We don’t all have access to a gym, but that doesn’t mean that we can’t do resistance training. So here we go, another fun, heart-pumping full-body workout you can do at home.
If you have dumbbells, great, use them. If you don’t, then just do the exercises with your bodyweight or grab something heavy you have in the house (like a pair of heavy books or full water bottles)
If you have mobility issues or weak knees, skip the two first workouts in the video and do the two alternative leg exercises at the end of the video instead.
Equipment needed: Dumbbells
Time needed: 30-40 minutes
Do 3 sets of 12-15 repetitions (reps) for each exercise. That means that you’ll do one exercise for 12-15 reps, rest for 30-60 seconds, do 12-15 more reps, rest again, and then do the last set of 12-15 reps.
The reason why I’m giving you a range is that you should pick a weight that really challenges you between 12 and 15 reps. If you can only do 11 reps, the weight is too heavy, and if you can easily bang out 15, it is too light.
Of course, you probably don’t have dumbbells of every different weight at home, so use whatever you have. If you only have light dumbbells and 15 reps feel too easy, just keep going for as many reps as you can.
As always, when you do resistance workouts, please remember that you may see an impact on your insulin sensitivity 24-36 hours after your workout, so be diligent about watching your blood sugars. If you aren’t used to resistance workouts, I really recommend you read my post about how resistance training affects your blood sugar before you do this workout.
1) Stand with your feet shoulder-width apart. You can place your hands behind your head or in front of your body to keep balance.
2) Begin the movement by flexing your knees and hips, sitting back with your hips.
3) Continue down to full depth if you are able, and quickly reverse the motion until you return to the starting position. As you squat, keep your head and chest up and push your knees out.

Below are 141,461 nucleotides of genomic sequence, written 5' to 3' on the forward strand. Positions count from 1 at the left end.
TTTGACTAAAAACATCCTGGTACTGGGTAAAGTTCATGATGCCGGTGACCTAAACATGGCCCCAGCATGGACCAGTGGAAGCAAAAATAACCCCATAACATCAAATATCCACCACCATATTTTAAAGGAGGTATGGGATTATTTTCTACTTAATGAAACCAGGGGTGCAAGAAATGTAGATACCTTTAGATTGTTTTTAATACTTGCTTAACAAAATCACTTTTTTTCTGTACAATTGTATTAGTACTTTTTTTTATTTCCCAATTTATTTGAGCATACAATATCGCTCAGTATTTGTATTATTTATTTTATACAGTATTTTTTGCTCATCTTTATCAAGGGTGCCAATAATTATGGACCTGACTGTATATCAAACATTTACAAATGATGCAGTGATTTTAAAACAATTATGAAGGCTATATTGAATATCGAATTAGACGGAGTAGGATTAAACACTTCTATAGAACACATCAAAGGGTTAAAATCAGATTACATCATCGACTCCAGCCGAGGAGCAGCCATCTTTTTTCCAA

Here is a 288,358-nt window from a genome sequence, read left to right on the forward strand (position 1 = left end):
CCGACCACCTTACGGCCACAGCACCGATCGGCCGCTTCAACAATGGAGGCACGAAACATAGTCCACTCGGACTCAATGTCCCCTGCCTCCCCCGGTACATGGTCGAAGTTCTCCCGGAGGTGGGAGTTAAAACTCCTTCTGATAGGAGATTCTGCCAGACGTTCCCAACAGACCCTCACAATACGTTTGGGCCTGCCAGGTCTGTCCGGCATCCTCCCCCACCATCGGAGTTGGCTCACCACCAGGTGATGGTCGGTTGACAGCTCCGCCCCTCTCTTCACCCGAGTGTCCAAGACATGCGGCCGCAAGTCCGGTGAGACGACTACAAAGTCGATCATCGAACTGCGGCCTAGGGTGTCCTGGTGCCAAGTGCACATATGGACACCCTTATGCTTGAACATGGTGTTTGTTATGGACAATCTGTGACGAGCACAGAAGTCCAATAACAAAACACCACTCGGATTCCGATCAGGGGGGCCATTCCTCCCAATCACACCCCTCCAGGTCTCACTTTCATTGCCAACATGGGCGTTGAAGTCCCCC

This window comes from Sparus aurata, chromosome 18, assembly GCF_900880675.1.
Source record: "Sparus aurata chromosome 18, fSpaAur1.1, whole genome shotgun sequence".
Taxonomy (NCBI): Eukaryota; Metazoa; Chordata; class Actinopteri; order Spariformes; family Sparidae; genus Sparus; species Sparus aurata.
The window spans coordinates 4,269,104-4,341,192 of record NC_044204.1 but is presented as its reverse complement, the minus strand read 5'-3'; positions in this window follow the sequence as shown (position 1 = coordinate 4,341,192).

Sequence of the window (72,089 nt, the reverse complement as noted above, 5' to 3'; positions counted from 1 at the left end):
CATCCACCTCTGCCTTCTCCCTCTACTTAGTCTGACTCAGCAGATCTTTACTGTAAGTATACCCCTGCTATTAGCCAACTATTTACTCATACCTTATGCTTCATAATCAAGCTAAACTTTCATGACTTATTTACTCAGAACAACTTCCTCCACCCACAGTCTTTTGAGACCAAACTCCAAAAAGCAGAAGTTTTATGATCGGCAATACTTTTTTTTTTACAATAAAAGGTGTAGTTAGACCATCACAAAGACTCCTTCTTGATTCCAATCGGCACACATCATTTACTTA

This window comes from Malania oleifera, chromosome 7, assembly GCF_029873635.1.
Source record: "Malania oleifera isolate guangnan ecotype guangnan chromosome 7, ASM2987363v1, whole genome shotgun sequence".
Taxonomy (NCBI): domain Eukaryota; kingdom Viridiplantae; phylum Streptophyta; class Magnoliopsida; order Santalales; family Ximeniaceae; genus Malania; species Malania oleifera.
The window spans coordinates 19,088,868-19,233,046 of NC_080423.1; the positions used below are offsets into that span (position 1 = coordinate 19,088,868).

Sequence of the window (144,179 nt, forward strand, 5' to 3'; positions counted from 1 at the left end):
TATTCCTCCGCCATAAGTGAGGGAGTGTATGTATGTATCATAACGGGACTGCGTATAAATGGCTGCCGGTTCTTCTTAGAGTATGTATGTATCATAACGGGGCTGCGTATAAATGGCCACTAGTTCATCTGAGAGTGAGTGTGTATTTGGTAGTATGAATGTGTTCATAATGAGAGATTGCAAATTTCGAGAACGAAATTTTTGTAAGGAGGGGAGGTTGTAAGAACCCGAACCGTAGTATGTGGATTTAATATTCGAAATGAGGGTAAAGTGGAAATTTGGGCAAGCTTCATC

1) From a standing position, take a step forward with your right leg and lower your body down while keeping the torso upright and maintaining balance. Do not allow your knee to go forward beyond your toes.
2) Push back up using mainly the heel of your foot.
3) Repeat the movement for the desired number of repetitions and then switch leg.
Incline Push Ups
1) Get in the pushup position with your hands slightly more than shoulder-width apart on a couch or bench (do the pushups on your knees to lower the difficulty).
2) Next, lower yourself downward until your chest almost touches the couch. Press your upper body back up to the starting position while squeezing your chest.
3) After a brief pause at the top contracted position, you can begin to lower yourself downwards again. Continue until failure (until you cannot do another pushup).
1) Place your upper body on a couch or bench with your feet on the floor. Your hips should be at the edge of the couch.
2) Now, while keeping your lower body motionless, lift your head and shoulders of the couch using your lower back. Keep your hands under your head and your neck in a neutral position.
3) After the brief pause, slowly lower your upper body back to the couch.
1) Place two dumbbells on the floor about shoulder width apart. Get into a pushup position with your hands on the dumbbells.
2) Lift one dumbbell straight up along the side of your body, keeping everything except the arm motionless and lifting with your back muscles.
3) Perform this move for the desired number of reps before changing arms.
1) Sit on a couch or chair with a dumbbell in each hand.
2) Raise the dumbbells to shoulder height, using your knees to help lift them into position. The palms of your hands should be facing forward.
3) Push the dumbbells upward until they touch at the top. After a brief pause at the top, slowly lower the dumbbells back down to the starting position.
For more workouts you can do at home, please see my Workout Video Library
Medical Disclaimer: All information provided on TheFitBlog is based on my own and our expert’s personal experience. We are not medical professionals and no adjustments to care should be done without consulting your medical team. If you are new to exercise, haven’t exercised in a while, and/or haven’t seen your medical team in the last 3 months, it is advised to do so before engaging in any kind of physical activity. You must not rely on the information on TheFitBlog as an alternative to medical advice from your doctor or other professional healthcare provider. If you have any specific questions about any medical matter, you should consult your doctor or other professional healthcare provider. You should never delay seeking medical advice, disregard medical advice, or discontinue medical treatment because of information on this website.